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Morris v. City of Detroit

United States District Court, E.D. Michigan, Southern Division

March 8, 2017

LAVARON MORRIS, Plaintiff,
v.
THE CITY OF DETROIT, THE CITY OF SOUTHFIELD. THE MICHIGAN POLICE, and OTHER POLICE BUREAUS, Defendants.

          ORDER DENYING PLAINTIFF'S MOTION TO AMEND HIS COMPLAINT OR FOR RECONSIDERATION OF THE COURT'S ORDER OF DISMISSAL

          John Corbett O'Meara United States District Judge.

         I. Introduction

         Plaintiff Lavaron Morris, a state prisoner at the Michigan Reformatory in Ionia, Michigan, has moved to amend his pro se civil rights complaint or for reconsideration of the Court's order summarily dismissing the complaint. The complaint and exhibits alleged that Plaintiff was arrested without a warrant on December 15, 1988, and then held for five days before he was given a probable-cause hearing. Plaintiff claimed that he was interrogated repeatedly by law enforcement officers from state and federal agencies during those five days and that he was not permitted to speak with an attorney. Plaintiff also appeared to allege that he was deprived of food, a mattress, and access to a bathroom during his detention. He claimed that the prolonged detention led to a coerced confession.

         On August 23, 2016, the Court summarily dismissed the complaint because Plaintiff was challenging pretrial procedures that led to his confession and subsequent conviction. The Court stated that, to the extent Plaintiff was attacking his conviction and present confinement, his sole remedy was a habeas corpus petition. The Court added that Plaintiff was not entitled to money damages or equitable relief unless and until he could show that his conviction had been invalidated by state officials or called into question by a federal court's issuance of a writ of habeas corpus under 28 U.S.C. § 2254. As for Plaintiff's challenge to the living conditions he experienced in jail, the Court determined that the statute of limitations for those claims had expired.

         Plaintiff now seeks reconsideration of the Court's ruling and permission “to fix [his] complaint.” Mot. at 1, ECF No. 8, Pg ID 59. Plaintiff maintains that his constitutional rights were violated during his pretrial detention. He appears to want this Court to issue a declaratory judgment stating that the City of Detroit has not complied with a 2003 consent decree in which the City agreed to improve the conditions of confinement in its jails and to end its practice of coercing confessions and detaining suspects for extended periods of time before holding a probable cause hearing. Plaintiff also seeks to have the Court appoint a special panel to deal with the City's practices and policies on arrests, interrogations, and detention of suspects.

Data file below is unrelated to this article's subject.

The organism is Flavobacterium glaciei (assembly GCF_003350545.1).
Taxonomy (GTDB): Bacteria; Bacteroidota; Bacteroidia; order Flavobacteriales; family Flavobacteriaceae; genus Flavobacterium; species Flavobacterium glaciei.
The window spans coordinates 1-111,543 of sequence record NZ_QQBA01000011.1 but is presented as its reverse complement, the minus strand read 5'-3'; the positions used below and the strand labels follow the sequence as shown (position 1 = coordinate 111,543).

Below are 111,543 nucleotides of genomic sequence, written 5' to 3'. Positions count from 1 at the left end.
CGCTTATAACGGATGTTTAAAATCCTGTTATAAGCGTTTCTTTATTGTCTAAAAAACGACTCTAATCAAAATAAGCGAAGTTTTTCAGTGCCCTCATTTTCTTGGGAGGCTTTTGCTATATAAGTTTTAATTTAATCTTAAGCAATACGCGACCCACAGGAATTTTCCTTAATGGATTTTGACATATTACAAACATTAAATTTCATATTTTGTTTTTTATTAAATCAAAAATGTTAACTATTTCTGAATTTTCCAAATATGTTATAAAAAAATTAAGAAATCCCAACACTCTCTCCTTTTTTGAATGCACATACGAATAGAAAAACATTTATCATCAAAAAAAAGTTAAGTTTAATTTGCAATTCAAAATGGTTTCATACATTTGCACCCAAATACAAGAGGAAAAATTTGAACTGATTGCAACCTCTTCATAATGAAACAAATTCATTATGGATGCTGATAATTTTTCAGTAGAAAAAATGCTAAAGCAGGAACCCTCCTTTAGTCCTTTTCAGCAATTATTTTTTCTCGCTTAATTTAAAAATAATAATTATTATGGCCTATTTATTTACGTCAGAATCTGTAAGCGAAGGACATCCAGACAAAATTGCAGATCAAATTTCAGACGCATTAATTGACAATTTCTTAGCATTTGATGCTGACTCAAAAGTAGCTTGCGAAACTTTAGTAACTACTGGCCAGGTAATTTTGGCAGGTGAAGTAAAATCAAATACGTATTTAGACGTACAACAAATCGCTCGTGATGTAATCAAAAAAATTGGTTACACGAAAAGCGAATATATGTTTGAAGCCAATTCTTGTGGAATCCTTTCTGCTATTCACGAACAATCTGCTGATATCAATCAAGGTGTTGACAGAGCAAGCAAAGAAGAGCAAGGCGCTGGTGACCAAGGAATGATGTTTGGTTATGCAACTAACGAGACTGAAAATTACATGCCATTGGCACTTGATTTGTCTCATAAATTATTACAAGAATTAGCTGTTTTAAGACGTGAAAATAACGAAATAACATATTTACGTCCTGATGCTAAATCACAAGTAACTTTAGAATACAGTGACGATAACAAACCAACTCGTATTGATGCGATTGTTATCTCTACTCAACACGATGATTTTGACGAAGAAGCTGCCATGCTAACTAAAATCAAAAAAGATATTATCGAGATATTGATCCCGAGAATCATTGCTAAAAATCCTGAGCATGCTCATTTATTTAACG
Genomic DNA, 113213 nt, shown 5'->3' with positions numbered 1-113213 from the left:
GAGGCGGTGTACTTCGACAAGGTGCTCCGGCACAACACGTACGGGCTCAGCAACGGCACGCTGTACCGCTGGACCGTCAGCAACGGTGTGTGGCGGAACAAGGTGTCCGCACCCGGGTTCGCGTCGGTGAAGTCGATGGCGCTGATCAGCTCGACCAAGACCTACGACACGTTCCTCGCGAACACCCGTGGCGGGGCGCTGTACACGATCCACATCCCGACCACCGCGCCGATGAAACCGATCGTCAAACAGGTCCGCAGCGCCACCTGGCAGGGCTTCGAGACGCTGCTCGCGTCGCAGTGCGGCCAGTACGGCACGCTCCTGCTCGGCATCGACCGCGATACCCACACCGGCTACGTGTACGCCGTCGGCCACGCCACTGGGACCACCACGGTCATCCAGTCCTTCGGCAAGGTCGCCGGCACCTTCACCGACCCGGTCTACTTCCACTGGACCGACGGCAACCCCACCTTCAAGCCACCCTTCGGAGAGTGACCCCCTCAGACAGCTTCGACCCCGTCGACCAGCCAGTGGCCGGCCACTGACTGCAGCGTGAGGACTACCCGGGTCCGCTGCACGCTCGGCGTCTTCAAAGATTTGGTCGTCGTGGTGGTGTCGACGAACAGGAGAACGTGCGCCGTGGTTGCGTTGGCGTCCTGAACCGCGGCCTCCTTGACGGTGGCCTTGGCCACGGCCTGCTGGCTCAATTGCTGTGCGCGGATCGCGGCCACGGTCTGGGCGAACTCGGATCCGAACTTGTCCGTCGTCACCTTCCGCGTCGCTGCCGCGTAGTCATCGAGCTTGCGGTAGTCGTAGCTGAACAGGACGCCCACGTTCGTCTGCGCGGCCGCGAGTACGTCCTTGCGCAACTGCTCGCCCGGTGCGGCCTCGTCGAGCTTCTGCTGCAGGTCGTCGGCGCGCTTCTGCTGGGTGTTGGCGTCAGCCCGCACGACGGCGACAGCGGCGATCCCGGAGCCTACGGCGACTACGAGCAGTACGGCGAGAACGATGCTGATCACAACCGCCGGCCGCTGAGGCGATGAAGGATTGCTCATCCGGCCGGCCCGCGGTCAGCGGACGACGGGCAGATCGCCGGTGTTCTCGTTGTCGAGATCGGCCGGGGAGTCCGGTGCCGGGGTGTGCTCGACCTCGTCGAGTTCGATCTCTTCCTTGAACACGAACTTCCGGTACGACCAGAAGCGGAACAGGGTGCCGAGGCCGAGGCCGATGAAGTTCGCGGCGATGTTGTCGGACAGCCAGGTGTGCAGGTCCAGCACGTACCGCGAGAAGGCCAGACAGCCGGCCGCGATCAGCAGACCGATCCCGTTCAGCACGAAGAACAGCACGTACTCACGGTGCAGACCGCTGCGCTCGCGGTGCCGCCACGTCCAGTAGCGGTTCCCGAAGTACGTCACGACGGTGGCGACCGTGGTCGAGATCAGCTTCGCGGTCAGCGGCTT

II. Discussion

         To prevail on a motion for reconsideration, “[t]he movant must not only demonstrate a palpable defect by which the Court and the parties and other persons entitled to be heard on the motion have been misled but also show that correcting the defect will result in a different disposition of the case.” LR 7.1(h)(3) E.D. Mich. July 1, 2013). Plaintiff has failed to show that the Court's order dismissing his complaint contains a palpable defect.

         As for Plaintiff's request to fix his complaint, the Court notes that motions to amend must be freely granted only “when justice so requires.” Fed.R.Civ.P. 15(a)(2). “[W]here a plaintiff seeks to amend his complaint after an adverse judgment, he must ‘meet the requirements for reopening a case established by Rules 59 or 60.' ” Moncier v. Jones, 557 F. App'x 407, 410 (6th Cir. 2014) (quoting Leisure Caviar, LLC v. U.S. Wildlife Serv., 616 F.3d 612, 616 (6th Cir. 2010)). A motion for leave to amend should be denied if the amendment would be futile. Foman v. Davis, 371 U.S. 178, 182 (1962).

         Plaintiff has not filed a motion to alter or amend the judgment under Rule 59(e) or a motion for relief from judgment under Rule 60. And an amendment would be futile because Plaintiff relies on a class action lawsuit to which he was not a party and a consent decree allegedly entered by another judge in this District. He has no standing to seek enforcement of a consent decree to which he was not a party, Blue Chips Stamps v. Manor Drug Stores, 421 U.S. 723, 750 (1975), and this Court has no authority to enforce a consent decree that remains under the continuing jurisdiction of another district court, Hirsch v. Wells Fargo Bank, N.A., No. 1:13-cv-01489, 2014 WL 903119, at *3 (N.D. Ohio Mar. 7, 2014) (unpublished). District courts only have jurisdiction to enforce their own consent decrees. See Aro Corp. v. Allied Witan Co., 531 F.2d 1368, 1371 (6th Cir. 1976) (stating that “courts retain the inherent power to enforce agreements entered into in settlement of litigation pending before them”).

         Furthermore, to the extent Plaintiff continues to challenge his arrest and conviction, his claims are not cognizable in this civil rights action. Wilkinson v. Dotson, 544 U.S. 74, 81-82 (2005); Heck v. Humphrey, 512 U.S. 477, 486-87 (1994). As for his complaint about the conditions of confinement he endured in a Detroit jail prior to his 1988 conviction, the statute of limitations appears to have expired on those claims.

         For all the reasons given above, the Court denies Plaintiff's motion for leave to amend his complaint or for reconsideration of the ...


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